Letters to the Editor

From the week of April 17, 2003

While I rode the elevator solo, I did notice a few cigarette butts on the floor and rails. There were empty beer cans and bottles littering the hallways, and the unmistakable stench of beer wafting throughout. To be fair, the room seemed to have been cleaned, but because no effort had been made to update (furniture, paint, carpet), it was dark, dingy and, in terms of value, on par with many of the inns on East Colfax.

In previous lives, I've stayed at some fairly unsavory establishments. One such place, in Reno, washed its sheets in kerosene. And motels in the 'burbs are no exception; they, too, take money from those who howl at the moon and slam drugs until they're drooling piles of goo.

All of these places were sad and somewhat pathetic, and the truth is, the Regency is no exception. While it could be argued that for the sake of those who do not have access to fair or equal housing, some of these establishments serve populations in need, unfortunately, where the Regency is concerned, there is a not-so-fine line between providing housing (and/or a place to congregate) and exploiting those who are most economically and socially vulnerable. In this regard, the Regency panders to the party-till-ya-puke crowd at the expense of others, especially the children staying there.

Dominic Perino

Mile heinie city: I read David Holthouse's piece on the Regency and thought is was a very good "slice of life" article, one that focused on Denver places that are not seen in the mainstream view of the "Mile High City," the "Queen City of the Plains" and the "Gateway to the Rockies." Other self-satisfied views seem to stem from the boosterism that infects our fair city and the yuppies who now infest it.

I was last at the Regency in the mid-1990s, when the Golden Gloves tournament was held there, and I really have no idea what the place is like at the present. But I don't find any racism in Holthouse's article and think that his prose would have been equally colorful, and often hilarious, if he had written about the ChopHouse in LoDo, or some restaurant or watering hole around Washington Park. (By the way, I detest the fucking nickname "LoDo," a crappy word by developers and the artsy crowd who want Denver to have an "arty" district like New York's SoHo. Those who want Denver to be a "world-class city" -- like New York is believed to be -- should just move to New York.)

Lastly (almost), the word Holthouse heard as "heinie" -- which I always thought was a slur against Jews -- does not really translate to "piece of ass." What he heard was probably the word jaina, from the border slang sometimes called calo. A jaina is a woman, usually a young woman, just like a "chick" or a "babe" would be in American slang. A bato, chavo or similar words in calo would be the equivalent of a "guy," "dude," etc.

Lastly (really, this time), I sometimes wonder why folks don't realize that Denver is actually many cities, not one. There are Jewish neighborhoods, Mexican neighborhoods, yuppie enclaves, ones of Indochinese, working-class, middle-class, wealthy and dirt-poor residents, that of the African-American ghetto and of African-American "strivers," etc. Holthouse's article was a snapshot of Denver that, like other snapshots, is worth seeing as it is. This, after all, is the city in which we live.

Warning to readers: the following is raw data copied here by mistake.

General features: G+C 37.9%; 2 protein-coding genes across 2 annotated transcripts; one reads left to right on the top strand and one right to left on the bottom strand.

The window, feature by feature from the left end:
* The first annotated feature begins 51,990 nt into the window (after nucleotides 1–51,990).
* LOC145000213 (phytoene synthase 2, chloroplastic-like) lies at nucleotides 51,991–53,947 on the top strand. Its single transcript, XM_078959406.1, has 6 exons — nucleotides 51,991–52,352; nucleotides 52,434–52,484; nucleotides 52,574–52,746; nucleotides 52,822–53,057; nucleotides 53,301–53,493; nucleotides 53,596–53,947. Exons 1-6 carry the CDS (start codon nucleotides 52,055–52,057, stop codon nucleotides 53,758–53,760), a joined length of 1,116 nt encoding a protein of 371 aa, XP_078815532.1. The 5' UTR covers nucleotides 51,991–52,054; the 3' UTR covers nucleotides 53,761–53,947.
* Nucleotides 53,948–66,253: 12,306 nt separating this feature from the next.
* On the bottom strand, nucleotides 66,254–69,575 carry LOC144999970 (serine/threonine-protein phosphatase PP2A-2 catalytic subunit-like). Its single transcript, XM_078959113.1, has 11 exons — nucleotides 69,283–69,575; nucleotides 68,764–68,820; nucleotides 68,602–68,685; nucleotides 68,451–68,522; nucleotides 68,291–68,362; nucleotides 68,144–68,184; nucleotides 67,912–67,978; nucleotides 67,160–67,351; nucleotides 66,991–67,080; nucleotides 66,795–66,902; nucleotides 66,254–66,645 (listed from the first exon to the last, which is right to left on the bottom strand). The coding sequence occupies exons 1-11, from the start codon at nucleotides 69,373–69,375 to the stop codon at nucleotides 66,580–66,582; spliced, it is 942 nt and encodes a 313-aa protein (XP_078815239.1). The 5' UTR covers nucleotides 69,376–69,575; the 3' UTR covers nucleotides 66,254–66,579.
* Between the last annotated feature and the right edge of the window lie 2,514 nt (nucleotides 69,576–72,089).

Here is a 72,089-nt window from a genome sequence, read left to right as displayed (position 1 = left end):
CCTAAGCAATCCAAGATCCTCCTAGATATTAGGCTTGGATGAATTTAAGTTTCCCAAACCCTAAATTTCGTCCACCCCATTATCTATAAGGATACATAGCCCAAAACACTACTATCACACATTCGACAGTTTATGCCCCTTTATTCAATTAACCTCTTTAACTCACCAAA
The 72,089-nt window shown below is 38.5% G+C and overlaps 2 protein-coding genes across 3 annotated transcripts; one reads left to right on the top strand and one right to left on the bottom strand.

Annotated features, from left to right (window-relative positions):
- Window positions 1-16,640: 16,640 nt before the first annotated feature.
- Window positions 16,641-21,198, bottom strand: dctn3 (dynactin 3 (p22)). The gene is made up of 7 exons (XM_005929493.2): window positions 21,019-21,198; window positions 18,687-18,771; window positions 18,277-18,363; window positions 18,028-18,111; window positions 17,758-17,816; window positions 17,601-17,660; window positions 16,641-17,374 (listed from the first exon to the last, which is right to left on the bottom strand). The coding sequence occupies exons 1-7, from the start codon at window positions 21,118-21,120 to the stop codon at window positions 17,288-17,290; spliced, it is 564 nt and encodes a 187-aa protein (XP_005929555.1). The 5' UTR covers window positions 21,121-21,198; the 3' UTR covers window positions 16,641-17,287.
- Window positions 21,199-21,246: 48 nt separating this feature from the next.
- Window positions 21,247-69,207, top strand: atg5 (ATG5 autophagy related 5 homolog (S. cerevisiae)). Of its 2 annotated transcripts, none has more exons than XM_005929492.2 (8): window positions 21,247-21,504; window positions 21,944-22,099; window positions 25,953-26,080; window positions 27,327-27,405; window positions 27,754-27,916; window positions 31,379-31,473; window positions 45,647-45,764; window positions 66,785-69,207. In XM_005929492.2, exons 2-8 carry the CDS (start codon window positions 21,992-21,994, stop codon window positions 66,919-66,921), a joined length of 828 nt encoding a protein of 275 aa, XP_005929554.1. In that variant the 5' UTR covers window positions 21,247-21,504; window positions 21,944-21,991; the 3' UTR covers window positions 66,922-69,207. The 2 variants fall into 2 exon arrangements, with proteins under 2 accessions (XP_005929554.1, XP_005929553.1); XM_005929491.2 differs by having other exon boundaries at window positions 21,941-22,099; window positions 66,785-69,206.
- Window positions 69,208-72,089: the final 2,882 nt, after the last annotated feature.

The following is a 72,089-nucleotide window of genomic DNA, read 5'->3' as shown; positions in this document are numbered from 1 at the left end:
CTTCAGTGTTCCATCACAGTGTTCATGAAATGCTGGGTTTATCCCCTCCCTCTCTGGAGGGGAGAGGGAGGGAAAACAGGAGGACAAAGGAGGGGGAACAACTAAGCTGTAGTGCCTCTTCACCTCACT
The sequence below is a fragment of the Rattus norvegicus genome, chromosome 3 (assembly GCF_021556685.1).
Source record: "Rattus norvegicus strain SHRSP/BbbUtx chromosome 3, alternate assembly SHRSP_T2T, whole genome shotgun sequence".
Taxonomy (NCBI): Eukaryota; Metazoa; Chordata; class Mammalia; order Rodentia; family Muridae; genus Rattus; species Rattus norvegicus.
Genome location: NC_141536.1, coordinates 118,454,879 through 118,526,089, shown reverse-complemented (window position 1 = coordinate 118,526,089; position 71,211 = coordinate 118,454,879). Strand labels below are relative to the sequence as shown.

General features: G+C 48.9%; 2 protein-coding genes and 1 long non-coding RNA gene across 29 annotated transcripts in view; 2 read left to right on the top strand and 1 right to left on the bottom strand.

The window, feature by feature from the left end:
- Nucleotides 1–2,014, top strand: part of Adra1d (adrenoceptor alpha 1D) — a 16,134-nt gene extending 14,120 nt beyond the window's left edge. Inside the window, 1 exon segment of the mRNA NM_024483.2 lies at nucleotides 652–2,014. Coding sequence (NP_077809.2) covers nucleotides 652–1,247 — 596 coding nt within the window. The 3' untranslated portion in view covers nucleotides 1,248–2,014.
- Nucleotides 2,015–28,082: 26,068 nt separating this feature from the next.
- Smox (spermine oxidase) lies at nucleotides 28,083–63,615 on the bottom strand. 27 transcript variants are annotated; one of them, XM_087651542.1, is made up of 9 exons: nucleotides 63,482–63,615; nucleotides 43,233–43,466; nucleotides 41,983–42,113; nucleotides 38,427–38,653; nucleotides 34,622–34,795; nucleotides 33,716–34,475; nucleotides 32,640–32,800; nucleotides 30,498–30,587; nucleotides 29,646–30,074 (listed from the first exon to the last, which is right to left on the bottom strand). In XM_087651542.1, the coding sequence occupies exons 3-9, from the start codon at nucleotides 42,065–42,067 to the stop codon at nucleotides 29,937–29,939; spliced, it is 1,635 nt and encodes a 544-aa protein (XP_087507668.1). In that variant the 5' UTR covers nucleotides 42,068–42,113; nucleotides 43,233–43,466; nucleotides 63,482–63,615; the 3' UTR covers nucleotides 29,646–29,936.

Ernesto B. Vigil

State of Eddieness

Jam and dread: "Much of the music was forgettable," Laura Bond writes in the April 10 Backwash about the Pearl Jam show.

Perhaps that's true for the fair-weather fans who were only there to see Jeremy and Alive and then bitch about Eddie's antics. As for us "true" fans, the music was the only memorable part. Listening to a couple dozen clueless individuals complain that someone's political views don't match their own is something I'd much rather forget. I'm a Republican and had absolutely no problem with anything Eddie said or did. I bet if Eddie had done that same thing with a Clinton mask during his presidency, those people would have stood and applauded. We need to pull the proverbial pole out of the ass of America.

Jim Paradise

A Pearl beyond price: Great column by Laura Bond regarding Pearl Jam. Her implications about the connection between quality music and album sales and popularity are fascinating. As we all know, it's not enough to write and perform creative and original music -- to be a great artist, you've got to move units.

As soon as those album sales go down, you're no good. And all the better if your political opinions are unpopular or left of the mainstream -- because truly remarkable music adheres to the status quo.

In twenty years, no one will remember Pearl Jam, of course -- but they will remember the music of Ted Nugent and Toby Keith. Now, those guys can write!

Michael Metivier
via the Internet

The name is Bond: Laura Bond, you have no clue, lady. This is America, and last time I checked, you are entitled to your opinion -- unless people don't like it, and then you're unpatriotic. You act like Pearl Jam members are upset that their record sales are like that. They purposely do things to minimize their status. They still sell out 12,000-seat arenas. Most Pearl Jam fans support the band and their actions. If you had a clue, you would know that Ed Vedder has had that mask for years and done the same thing for years.

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